Debate over university cuts rages on in Rocky
STUDENTS will pay more and universities will receive less from the Turnbull Government's $65 billion tax cut, claims Labor Senator Murray Watt.
He was on campus at CQUniversity yesterday hearing the thoughts of those right in the firing line.
"The Government's higher education budget announcement means that fees for local university courses will increase,” Mr Watt said.
"Magically though, the government can find the money to give big business a tax cut that it doesn't need and that won't create any new jobs.
"Clearly, the money being raised from students is being funnelled straight to big business. This is wrong.
"And while local students and their families suffer, local MP Michelle Landry is once again missing in action, nodding along to whatever Malcolm Turnbull says.”
He said the thousands of students that call Central Queensland home will no longer be able to afford their tertiary study.
"These changes come on top of others from this LNP Government that are hurting young people, including cuts to penalty rates and income support, introducing underpaid internships, and failing to take action on housing affordability,” he said.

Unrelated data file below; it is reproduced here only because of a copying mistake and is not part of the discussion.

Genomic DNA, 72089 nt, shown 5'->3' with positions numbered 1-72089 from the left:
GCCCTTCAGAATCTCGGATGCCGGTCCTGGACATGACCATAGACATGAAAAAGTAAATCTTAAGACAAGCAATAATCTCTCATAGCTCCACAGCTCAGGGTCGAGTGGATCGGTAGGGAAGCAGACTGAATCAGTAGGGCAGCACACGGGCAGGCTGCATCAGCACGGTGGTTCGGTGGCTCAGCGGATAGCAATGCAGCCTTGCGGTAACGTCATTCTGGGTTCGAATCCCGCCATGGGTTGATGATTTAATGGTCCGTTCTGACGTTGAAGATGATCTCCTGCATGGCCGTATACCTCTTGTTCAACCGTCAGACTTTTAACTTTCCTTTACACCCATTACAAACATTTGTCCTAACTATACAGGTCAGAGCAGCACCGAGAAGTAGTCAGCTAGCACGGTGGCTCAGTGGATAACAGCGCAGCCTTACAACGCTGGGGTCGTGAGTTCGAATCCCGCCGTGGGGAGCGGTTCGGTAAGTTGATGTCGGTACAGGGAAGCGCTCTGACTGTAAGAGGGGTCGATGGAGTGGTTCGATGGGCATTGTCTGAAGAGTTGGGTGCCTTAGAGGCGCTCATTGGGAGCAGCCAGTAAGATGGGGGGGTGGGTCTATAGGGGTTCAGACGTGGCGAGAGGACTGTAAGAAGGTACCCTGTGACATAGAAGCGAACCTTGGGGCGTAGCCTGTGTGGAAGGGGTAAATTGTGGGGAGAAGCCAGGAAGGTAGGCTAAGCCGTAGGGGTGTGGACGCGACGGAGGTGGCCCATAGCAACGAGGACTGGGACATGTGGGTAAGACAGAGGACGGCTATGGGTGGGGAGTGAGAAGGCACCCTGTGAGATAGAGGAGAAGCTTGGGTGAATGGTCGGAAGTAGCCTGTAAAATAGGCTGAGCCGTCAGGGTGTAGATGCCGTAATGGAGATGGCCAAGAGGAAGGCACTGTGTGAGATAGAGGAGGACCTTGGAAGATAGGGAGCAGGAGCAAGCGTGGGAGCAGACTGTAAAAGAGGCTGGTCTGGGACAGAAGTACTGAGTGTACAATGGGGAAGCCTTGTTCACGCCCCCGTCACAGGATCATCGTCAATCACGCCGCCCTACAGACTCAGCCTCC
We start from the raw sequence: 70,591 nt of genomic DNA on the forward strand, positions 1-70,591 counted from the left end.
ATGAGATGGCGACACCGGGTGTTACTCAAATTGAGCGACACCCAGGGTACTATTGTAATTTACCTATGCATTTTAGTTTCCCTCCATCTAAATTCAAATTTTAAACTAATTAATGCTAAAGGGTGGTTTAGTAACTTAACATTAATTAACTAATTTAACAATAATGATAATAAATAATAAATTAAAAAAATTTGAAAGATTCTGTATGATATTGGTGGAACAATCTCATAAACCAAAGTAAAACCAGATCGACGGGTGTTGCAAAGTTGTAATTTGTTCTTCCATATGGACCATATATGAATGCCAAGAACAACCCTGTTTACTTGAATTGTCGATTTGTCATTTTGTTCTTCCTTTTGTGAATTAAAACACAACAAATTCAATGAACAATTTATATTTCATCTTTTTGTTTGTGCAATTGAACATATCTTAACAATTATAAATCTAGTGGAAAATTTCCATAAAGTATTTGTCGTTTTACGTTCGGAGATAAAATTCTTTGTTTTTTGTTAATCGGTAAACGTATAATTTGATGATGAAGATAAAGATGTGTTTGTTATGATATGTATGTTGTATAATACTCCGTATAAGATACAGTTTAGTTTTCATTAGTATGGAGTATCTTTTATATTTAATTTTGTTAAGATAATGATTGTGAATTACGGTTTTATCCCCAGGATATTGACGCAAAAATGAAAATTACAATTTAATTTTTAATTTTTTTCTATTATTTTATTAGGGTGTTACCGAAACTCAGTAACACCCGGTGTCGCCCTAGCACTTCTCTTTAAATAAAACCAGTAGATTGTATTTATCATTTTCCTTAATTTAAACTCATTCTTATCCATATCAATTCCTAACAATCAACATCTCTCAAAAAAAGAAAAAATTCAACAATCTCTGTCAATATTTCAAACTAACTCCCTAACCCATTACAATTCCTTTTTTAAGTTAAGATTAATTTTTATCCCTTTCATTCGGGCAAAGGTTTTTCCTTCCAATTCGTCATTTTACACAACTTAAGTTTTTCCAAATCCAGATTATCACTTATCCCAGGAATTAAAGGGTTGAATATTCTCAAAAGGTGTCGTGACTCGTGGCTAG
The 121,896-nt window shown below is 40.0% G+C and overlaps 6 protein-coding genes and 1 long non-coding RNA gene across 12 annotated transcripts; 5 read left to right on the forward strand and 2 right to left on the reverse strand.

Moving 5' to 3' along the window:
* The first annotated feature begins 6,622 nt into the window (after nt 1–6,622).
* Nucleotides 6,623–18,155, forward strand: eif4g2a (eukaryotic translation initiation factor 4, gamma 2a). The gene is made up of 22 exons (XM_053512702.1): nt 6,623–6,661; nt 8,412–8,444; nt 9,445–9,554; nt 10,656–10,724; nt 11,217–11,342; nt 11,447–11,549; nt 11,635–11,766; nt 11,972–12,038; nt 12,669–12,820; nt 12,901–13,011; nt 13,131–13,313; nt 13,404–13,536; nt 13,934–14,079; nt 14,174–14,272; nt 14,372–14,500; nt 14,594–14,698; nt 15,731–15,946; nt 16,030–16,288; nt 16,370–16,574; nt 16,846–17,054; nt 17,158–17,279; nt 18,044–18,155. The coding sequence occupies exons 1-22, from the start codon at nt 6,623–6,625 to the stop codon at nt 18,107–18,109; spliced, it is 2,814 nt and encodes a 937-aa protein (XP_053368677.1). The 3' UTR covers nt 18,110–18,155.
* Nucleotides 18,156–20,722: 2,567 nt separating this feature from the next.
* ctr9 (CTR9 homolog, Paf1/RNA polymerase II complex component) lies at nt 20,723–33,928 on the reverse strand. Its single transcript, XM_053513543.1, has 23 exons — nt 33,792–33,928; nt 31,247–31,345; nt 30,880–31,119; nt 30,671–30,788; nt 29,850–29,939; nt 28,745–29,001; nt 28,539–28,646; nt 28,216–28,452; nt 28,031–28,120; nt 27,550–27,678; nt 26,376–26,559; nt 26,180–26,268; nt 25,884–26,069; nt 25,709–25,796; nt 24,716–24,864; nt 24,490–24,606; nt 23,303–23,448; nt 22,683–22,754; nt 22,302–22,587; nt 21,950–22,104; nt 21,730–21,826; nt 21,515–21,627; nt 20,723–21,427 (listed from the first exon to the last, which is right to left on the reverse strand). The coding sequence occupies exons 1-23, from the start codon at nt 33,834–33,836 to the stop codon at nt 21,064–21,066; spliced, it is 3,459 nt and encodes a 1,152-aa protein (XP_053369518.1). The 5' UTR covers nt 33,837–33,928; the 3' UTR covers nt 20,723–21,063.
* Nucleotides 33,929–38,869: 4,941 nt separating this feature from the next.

"CQ is already facing some of the highest youth unemployment in the country.
"It is unacceptable that young people in CQ will be saddled with a big uni debt at the same time as they are trying to find a job, buy a house, or start a family.
"Labor invests in education because we believe it's an investment in Central Queensland's future, producing well educated, well trained locals, for good, well paid jobs.
"Michelle Landry has a choice. Support these cuts that hurt students and their families, or stand up and fight for fairer and more affordable degrees.
"We know Michelle Landry won't do a thing unless students and young people get out and campaign against this cruel cuts.”
Ms Landry argued that her government, was in fact, striving to increase the funding for all Capricornia students.
"So is Senator Watt admitting the Labor Party wants to overturn the small business tax cuts we've passed?” Ms Landry said.
"There'd be hundreds if not thousands of businesses in CQ interested in the answer to that question.
"As for higher education reforms, if we don't make changes to the way the loan scheme works, it's estimated around a quarter of the current $50 billion of outstanding loan debt will never be repaid.
"Taxpayers, including those who have never attended university, will still fund the majority of university fees and costs - around 54% of the cost on average, as well as significantly subsidising the student loan scheme.
"My government is committed to improving the education system and budget measures this year will see increased funding of $112-653 in 2018 per student in Capricornia. A better education system will mean better futures for our children, and that is something I stand behind.”